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Every person is an artist: global aCtIVISm opens at ZKM in Karlsruhe
Protesting on Demand. Photo: Floating Lab Collective. Courtesy: Floating Lab Collective.

KARLSRUHE.- The exhibition global aCtIVISm is dedicated to the field of new, twenty first century forms of artistic expression along the lines of an augmented concept of art according to which every person is an artist. Global activism is politically inspired and seeks to draw attention to abuses in the political sphere by means of actions, demonstrations and performances, and demands changes to existing conditions. On the basis of objects, photographic, cinematographic, video-graphic and mass-media documents, the exhibition shows just how different the roles of art can be in the various regions of the world.

The dynamics of modern democracy began with the three-minute Gettysburg speech held by President Abraham Lincoln in 1863, which promised a “government of the people, by the people, for the people”. And it is with this invention of the people (Edmund S. Morgan, Inventing the People. The Rise of Popular Sovereignty in England and America, 1988) that the concept of democracy stands and falls. In the American Declaration of Independence (1776) people were guaranteed inalienable rights, among which were “life, liberty and the pursuit of happiness”, but, above all, that “governments [...] derived their just powers from the consent of the governed”.

Consequently, democracy lives from these dynamics between the government and the governed, between politics and the people. However, what happens when those who represent the people no longer protect the rights and interests of the people, but rather violate them? One possible answer has been demonstrated over the last few decades with the founding of NGOs, non-governmental organizations. These latter assume tasks such as environmental protection, the upholding of human rights, etc. that were originally the responsibility of governments. A second, contemporary example is the current practices of activism, initiated by citizens the source of which is a democratic citizenship. As the word CIVIS (Lat. citizen) in the word activism implies, it involves a new form of “performative democracy” (P. Weibel): through actions and demonstrations, the transformation of existing conditions is demanded in the public sphere.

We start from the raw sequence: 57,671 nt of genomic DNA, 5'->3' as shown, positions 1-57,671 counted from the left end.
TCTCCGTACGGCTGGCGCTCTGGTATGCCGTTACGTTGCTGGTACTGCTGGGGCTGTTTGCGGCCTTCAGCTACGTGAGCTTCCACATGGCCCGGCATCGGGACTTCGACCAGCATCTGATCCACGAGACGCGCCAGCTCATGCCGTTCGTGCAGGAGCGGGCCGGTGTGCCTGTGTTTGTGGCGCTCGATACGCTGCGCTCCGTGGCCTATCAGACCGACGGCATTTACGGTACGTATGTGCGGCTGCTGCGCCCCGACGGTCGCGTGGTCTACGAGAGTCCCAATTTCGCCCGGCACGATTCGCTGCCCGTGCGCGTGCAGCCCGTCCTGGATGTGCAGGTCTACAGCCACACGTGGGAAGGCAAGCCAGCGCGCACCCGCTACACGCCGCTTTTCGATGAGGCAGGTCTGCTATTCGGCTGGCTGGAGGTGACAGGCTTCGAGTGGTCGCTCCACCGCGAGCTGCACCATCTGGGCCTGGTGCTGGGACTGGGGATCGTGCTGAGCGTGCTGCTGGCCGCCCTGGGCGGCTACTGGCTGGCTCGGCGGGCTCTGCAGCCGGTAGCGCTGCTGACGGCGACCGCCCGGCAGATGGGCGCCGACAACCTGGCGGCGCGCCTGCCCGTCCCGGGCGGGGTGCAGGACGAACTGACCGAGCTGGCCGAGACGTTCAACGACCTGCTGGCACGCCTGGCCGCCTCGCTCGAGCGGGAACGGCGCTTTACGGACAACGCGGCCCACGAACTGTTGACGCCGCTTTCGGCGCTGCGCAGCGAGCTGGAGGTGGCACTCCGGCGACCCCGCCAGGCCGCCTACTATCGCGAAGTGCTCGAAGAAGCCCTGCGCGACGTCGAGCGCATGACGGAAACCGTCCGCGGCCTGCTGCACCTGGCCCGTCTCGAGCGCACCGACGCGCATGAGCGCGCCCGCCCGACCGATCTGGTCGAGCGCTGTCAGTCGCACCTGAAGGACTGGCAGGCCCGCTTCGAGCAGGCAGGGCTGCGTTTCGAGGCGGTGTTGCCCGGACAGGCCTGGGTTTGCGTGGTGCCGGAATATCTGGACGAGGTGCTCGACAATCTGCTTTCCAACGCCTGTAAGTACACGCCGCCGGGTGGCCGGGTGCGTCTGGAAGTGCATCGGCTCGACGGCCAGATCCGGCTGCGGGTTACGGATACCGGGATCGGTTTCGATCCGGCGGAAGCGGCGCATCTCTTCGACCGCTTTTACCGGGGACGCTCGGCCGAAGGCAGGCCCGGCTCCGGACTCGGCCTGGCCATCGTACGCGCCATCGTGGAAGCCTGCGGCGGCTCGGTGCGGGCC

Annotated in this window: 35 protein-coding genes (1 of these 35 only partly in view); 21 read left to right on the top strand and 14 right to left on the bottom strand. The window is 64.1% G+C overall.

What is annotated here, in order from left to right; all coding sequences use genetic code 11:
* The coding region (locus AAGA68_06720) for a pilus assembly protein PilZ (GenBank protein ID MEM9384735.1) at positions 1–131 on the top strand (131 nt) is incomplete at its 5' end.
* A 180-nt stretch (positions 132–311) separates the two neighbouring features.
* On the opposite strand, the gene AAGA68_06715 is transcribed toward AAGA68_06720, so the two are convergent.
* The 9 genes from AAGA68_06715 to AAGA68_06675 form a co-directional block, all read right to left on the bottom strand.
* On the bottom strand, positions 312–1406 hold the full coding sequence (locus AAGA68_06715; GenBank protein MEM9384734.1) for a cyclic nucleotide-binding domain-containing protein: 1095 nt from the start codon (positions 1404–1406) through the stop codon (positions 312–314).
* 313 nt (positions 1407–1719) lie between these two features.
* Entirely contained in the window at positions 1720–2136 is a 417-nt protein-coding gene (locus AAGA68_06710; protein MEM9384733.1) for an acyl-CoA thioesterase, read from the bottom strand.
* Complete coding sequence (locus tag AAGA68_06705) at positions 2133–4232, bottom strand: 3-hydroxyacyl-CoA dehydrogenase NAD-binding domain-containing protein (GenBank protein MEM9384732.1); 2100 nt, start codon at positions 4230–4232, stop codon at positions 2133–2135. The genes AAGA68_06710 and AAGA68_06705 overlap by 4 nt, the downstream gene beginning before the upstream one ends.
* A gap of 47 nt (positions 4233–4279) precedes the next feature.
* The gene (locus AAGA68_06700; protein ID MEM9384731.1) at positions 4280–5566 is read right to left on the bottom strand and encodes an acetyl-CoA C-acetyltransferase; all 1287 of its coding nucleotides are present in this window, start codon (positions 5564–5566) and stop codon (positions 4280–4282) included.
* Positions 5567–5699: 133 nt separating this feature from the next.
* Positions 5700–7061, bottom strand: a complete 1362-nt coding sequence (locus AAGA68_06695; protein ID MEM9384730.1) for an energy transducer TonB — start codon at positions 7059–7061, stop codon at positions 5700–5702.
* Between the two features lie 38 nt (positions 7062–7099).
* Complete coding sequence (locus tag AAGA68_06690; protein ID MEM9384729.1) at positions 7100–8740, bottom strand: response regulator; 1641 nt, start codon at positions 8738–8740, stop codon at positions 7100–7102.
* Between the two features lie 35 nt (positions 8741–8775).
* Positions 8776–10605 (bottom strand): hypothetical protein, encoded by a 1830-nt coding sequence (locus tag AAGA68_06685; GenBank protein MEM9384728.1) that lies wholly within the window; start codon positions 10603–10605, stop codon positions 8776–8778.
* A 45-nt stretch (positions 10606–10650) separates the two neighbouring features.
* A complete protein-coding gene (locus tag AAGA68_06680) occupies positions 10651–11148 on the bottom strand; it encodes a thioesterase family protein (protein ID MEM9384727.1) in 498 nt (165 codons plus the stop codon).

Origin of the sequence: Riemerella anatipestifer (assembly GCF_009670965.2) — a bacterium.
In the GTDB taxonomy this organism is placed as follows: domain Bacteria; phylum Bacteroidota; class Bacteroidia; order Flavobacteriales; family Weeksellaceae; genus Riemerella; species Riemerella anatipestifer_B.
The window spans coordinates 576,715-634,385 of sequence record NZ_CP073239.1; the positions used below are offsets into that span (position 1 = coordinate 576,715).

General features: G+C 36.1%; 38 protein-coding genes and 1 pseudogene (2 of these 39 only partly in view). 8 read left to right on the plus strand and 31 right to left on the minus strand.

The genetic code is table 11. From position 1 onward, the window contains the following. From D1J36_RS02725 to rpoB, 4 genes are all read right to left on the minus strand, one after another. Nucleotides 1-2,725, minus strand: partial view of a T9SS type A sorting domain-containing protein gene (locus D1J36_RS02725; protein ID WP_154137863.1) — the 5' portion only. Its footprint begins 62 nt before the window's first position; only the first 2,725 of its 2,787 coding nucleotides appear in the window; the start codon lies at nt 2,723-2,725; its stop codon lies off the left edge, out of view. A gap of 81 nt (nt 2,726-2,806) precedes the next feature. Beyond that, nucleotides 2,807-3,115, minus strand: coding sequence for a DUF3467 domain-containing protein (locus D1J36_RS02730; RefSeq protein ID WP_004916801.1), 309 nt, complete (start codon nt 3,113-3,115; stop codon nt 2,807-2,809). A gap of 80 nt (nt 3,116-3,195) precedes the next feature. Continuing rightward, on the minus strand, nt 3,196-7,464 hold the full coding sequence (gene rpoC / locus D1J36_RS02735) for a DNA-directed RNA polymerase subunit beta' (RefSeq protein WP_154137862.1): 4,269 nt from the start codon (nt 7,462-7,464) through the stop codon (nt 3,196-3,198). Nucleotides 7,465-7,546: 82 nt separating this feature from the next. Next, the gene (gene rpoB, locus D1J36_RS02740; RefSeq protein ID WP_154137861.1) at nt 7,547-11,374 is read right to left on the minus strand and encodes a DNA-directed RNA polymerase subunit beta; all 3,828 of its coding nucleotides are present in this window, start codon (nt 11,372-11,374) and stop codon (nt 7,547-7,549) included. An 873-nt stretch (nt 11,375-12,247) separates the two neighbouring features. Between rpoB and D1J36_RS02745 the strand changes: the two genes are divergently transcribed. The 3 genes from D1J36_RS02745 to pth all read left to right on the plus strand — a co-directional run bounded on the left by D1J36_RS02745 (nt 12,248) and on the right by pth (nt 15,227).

Through actions by small groups such as Pussy Riot, or mass movements like Occupy and much else, more recent repeated spectacular protest movements have shifted into the focus of a worldwide public. In entirely different, though always impressive ways, they show what civil engagement can achieve in the widest possible sense. On the one hand, the discussion turns on the crisis of democracy, even we speak of a post-democracy. On the other hand, numerous movements of civil participation are everywhere on the increase throughout the world. The Boston Tea Party (1773) slogan, which led to the outbreak of the American civil in 1775, ran: “No taxation without representation”. The citizens of today evidently demand “no taxation without participation”. global aCtIVISm shifts this new citizens’ engagement to the center of an exhibition. This is suited to effectively counter the conformism of the so-called art market, but also cultural pessimism and its lament of the power of consumerism.

With the exhibition Net_Condition (1999), CRTL [Space].Rhetorics of Surveillance, from Bentham to Big Brother (2001) and Making Things Public (2005), the ZKM had pointed out the options and risks of digital society early on. Similarly, the ZKM has presented the practices of artistic performance and public participation for many years. The practices have now clearly expanded in the spheres of politics.

Art and action entered into a new fusion ever since the expansion of art in the mid-1960s, which then liberated itself from purely artistic intermediality, and increasingly concerned itself with social and human agendas. Art and agency flow into a new form of activism. The artistic function changes from producer of works to the system fugitive, or system critic, capable of pursing tasks formerly the responsibility of state authorities, such as the judiciary, the economy and the administration. In a certain sense, art, like philosophy and media theory forms a place of exile in which fundamental civil tasks are still perceived. The artist’s function also changes with his media: instead of oil paintings, flyers, placards, graffiti are produced, and in the place of wooden structures online portals; transparent, media appearances and Youtube videos replace art film productions.

The exhibition shows global activism or artivism as the first new art form of the twenty first century by means of photographs, films, video, blogs, social media and other mass media documents.

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